The New York magazine piece says he’s primarily a showman, which is an L.A. thing, I suppose, and he has made a lot of hay as a black man who references classical white culture and appropriates it.  (Appropriation is not a dirty world in the postmodernist art world.)  He’s, in short, an affirmative action creation of the gallery world, which longs for a black artist to showcase.  Wiley’s skills seem to have fallen short of such attention.

This is not to say he’s not a fresh, original art voice in a sea of same-old abstracts.  His work does stand out, and I think he is.  But his skills are lacking, which makes him a bit less of an artist and more of an attention-getter.  His art may just be less art. Even the most deconstructive painters out there have historically had to learn to render representatively to produce art, to develop their skills, and those skills are necessary even in the creation of non-representational art.  Pablo Picasso is a prime example of that.

What we have here, in the Obama portrait, then, is not just a flattering portrait of Obama, and not just a utilization of the vector arts of the era, but also the loss of culture – in the affirmative action that got Wiley his commission and his fame (he gets $100,000 a pop for his portraits, according to the 2012 New York magazine piece, probably a lot more now) and in the factory art setup that allowed him to open multiple studios of assistants globally. We also have another example of someone dependent on technology that is so extensive that it debilitates his capacity for drawing.  In the past, artists were rewarded by their skills and merit.  Today, it’s all razzle-dazzle plus the right political correctness.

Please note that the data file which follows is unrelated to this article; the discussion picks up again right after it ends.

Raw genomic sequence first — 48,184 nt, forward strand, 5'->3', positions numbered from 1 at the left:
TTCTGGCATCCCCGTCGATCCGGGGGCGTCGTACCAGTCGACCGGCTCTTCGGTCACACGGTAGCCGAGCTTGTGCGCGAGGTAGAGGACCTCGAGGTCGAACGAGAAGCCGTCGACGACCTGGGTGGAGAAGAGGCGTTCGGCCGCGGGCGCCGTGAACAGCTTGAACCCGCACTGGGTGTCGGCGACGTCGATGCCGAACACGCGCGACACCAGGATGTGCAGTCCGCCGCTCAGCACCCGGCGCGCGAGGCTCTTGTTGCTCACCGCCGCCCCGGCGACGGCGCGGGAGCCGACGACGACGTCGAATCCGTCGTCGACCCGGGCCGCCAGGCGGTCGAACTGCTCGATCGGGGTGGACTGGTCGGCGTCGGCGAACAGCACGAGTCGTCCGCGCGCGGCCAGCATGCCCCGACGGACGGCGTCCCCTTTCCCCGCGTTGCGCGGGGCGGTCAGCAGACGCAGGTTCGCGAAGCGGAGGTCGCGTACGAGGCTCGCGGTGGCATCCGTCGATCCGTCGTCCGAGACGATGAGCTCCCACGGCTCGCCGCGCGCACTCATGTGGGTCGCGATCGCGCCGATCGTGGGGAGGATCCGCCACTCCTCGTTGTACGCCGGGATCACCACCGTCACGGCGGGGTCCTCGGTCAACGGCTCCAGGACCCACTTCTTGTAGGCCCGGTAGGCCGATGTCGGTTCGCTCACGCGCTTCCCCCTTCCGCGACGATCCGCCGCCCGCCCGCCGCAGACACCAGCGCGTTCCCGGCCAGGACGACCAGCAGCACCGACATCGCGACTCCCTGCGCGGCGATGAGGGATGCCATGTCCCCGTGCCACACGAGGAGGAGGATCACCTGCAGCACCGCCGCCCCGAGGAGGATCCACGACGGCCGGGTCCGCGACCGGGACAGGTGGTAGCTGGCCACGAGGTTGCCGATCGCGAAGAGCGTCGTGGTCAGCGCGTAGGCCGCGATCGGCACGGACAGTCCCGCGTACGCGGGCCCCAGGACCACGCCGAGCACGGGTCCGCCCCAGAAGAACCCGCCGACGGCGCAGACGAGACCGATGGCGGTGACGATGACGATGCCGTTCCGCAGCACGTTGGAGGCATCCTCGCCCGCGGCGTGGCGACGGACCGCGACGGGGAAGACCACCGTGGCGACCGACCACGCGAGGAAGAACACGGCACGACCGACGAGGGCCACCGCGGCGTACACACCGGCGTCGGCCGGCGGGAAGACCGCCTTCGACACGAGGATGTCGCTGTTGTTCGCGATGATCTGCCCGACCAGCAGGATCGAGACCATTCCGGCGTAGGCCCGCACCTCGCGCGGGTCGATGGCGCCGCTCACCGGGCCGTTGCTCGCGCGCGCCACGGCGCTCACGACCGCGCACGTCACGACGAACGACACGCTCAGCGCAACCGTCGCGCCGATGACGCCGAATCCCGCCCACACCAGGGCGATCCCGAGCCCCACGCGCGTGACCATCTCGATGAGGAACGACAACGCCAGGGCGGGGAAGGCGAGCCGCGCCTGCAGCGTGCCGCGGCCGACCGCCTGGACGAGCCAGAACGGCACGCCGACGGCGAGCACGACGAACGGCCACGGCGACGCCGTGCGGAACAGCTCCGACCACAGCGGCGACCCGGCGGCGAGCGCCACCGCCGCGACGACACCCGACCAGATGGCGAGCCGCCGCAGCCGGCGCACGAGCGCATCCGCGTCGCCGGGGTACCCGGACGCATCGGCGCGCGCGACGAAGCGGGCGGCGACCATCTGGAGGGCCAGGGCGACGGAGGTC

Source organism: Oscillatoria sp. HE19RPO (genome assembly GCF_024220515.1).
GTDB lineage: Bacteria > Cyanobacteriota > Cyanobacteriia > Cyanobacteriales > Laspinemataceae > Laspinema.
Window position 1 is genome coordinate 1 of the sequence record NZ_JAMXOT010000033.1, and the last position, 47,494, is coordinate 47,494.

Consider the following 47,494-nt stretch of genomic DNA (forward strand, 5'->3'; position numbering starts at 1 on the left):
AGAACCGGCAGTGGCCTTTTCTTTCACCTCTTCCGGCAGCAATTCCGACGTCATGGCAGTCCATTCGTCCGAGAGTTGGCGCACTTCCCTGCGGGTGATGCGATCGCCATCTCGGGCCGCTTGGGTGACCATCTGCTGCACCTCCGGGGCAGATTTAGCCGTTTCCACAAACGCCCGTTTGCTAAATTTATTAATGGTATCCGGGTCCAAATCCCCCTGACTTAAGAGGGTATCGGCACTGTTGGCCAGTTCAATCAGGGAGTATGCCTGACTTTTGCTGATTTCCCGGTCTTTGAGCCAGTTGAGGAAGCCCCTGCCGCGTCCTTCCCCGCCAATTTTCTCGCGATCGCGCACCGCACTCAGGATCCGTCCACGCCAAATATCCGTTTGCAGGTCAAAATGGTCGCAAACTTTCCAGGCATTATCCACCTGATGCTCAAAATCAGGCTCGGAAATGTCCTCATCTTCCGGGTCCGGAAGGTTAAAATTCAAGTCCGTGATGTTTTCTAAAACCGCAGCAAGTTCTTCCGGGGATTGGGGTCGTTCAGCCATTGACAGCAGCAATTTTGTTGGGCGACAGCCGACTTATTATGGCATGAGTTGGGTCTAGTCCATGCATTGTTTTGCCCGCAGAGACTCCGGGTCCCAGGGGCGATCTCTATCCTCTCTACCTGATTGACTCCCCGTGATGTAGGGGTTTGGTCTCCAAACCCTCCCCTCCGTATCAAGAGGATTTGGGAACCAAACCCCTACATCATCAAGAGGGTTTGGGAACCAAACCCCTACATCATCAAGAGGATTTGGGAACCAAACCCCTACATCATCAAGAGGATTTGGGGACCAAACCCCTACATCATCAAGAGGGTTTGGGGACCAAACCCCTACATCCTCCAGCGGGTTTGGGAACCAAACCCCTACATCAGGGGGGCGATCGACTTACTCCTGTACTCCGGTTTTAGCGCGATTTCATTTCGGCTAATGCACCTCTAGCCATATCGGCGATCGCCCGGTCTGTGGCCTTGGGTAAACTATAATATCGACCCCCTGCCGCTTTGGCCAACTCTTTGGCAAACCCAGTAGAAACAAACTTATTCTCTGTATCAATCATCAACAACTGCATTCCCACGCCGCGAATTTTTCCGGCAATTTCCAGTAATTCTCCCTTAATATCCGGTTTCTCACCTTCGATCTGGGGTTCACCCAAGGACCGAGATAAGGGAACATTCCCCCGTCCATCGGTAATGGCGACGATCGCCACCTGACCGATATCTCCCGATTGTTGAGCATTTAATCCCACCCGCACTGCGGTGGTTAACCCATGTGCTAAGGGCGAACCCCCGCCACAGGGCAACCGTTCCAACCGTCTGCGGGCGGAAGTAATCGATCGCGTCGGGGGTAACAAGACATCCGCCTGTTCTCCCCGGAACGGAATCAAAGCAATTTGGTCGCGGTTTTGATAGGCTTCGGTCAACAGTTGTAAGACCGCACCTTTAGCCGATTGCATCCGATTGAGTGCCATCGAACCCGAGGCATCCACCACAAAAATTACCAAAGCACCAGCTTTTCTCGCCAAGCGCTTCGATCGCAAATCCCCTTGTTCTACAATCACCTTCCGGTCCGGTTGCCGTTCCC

It represents the Obama era perfectly.

RankTribe™ Black Business Directory News – Arts & Entertainment

Beyoncé’s dad discusses Solange’s Jay-Z fight on GMB

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Beyoncé’s dad made an unlikely appearance on Good Morning Britain today (February 13).

He came on the show to promote his new book Racism from the Eyes of a Child, but presenters Kate Garraway and Jeremy Kyle were more interested in talking about his famous daughters.

In particular, the duo wanted to ask Mathew Knowles about Solange’s fight with Jay-Z in a lift back in 2014 after attending the Met Gala.

Taking a very diplomatic stance, he said: “I hope and I feel very calm about this and comfortable that both Solange and Beyoncé were given the tools that they need to be successful.

“Are they going to make mistakes? Absolutely. But mistakes are an opportunity to grow, not a reason to quit. And so I feel comfortable about that.”

Mathew then went on to admit that he is worried about how prejudice may affect his daughters’ lives.

He explained: “I’m more concerned about what’s going to happen to them when we look at racism and colourism around the world. That’s my concern.